Finance Minister Chrystia Freeland delivers the federal budget in the House of Commons as Prime Minister Justin Trudeau looks on in Ottawa on Monday April 19, 2021. It was only a few lines in the federal budget, and the money involved represents a rounding error in the overall scheme of things.THE CANADIAN PRESS/Sean Kilpatrick

Finance Minister Chrystia Freeland delivers the federal budget in the House of Commons as Prime Minister Justin Trudeau looks on in Ottawa on Monday April 19, 2021. It was only a few lines in the federal budget, and the money involved represents a rounding error in the overall scheme of things.THE CANADIAN PRESS/Sean Kilpatrick

Budget first small step in long, expensive path to upgrading North American defences

Military officials and experts have been cautioning about the state of the current system

It was only a few lines in the federal budget, and the money involved represents a rounding error in the overall scheme of things.

For defence officials and experts who have been sounding the alarm about North America’s aging defences in an increasingly turbulent world, however, it represented an important step: the first real funding to update the North American Aerospace Defence Command.

Yet there remain many unanswered questions, including what that those new defences will look like, how fast they will be built — and whether the rest of the money required to finish the project will be available when needed.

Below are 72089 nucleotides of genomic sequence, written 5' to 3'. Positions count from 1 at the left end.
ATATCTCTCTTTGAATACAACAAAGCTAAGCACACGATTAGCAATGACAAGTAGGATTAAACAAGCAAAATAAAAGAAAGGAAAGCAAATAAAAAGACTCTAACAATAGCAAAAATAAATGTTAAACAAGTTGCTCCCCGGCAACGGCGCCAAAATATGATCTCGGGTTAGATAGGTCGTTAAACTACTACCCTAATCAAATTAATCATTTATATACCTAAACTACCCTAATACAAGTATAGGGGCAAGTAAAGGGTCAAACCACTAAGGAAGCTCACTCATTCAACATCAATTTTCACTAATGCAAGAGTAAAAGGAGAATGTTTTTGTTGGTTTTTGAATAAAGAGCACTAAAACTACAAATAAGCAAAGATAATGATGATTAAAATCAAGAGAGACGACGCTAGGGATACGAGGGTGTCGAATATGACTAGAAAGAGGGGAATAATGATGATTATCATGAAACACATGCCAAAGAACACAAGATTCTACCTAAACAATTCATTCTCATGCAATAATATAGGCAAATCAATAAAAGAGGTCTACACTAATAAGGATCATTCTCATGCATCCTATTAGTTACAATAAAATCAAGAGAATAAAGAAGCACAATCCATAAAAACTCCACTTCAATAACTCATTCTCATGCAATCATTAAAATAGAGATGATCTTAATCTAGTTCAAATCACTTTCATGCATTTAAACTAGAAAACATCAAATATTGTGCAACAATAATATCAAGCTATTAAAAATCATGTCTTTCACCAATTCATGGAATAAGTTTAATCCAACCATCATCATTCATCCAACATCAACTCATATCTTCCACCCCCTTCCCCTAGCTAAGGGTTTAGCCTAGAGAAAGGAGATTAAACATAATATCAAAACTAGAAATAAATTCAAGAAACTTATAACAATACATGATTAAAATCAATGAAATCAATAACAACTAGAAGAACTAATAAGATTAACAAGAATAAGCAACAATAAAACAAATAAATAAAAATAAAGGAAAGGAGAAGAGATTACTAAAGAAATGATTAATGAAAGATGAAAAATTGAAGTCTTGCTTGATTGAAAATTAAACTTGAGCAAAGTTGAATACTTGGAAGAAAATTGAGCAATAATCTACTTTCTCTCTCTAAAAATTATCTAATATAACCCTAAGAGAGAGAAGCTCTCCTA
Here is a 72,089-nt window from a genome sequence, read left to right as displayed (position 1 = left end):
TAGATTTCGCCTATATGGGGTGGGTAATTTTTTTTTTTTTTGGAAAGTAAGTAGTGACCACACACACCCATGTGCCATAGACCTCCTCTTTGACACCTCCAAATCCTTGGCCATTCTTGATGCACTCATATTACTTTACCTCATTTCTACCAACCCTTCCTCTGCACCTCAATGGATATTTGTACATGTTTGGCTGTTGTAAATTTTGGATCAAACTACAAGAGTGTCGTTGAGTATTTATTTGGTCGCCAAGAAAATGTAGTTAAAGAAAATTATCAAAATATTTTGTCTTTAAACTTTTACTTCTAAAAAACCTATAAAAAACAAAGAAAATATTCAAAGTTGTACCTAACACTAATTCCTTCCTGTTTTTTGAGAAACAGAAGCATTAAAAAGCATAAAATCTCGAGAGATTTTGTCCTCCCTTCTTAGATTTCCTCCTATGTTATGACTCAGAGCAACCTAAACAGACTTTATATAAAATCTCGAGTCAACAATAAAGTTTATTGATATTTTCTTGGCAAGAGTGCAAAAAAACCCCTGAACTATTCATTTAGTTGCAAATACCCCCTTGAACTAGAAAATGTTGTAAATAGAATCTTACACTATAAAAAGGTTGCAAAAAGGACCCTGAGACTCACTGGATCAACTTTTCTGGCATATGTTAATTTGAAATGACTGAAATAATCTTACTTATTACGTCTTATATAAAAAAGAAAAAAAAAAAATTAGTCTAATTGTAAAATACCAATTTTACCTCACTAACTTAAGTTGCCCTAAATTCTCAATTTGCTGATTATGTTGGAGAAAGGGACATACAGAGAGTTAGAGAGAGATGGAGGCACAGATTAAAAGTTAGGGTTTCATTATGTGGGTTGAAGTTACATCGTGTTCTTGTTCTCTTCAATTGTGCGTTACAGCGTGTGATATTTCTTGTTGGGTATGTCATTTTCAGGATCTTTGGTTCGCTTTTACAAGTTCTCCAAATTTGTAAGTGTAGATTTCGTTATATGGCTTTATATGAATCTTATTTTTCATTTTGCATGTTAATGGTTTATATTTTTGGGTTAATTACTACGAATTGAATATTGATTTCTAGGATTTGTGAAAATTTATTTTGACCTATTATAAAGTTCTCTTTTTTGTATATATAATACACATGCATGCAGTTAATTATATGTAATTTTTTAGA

“This is a step forward,” said University of Manitoba professor James Fergusson, one of Canada’s top experts on NORAD. “There was some money. It’s not very much, but at least the government has started to move. The question becomes: How pressing is all this?”

The federal budget unveiled Monday included more than $100 billion in new spending over the next few years. Of that, $163 million has been earmarked for what the government calls NORAD modernization.

“This funding will enable the enhancement of all-domain surveillance of our northern approaches and renewed investment in continental defence more broadly,” Defence Minister Harjit Sajjan’s spokesman Daniel Minden said in an email.

“Our government is determined to develop better surveillance, defence and rapid-response capabilities in the north and in Canada’s maritime and air approaches. We are currently evaluating further NORAD modernization initiatives, which will be announced when finalized.”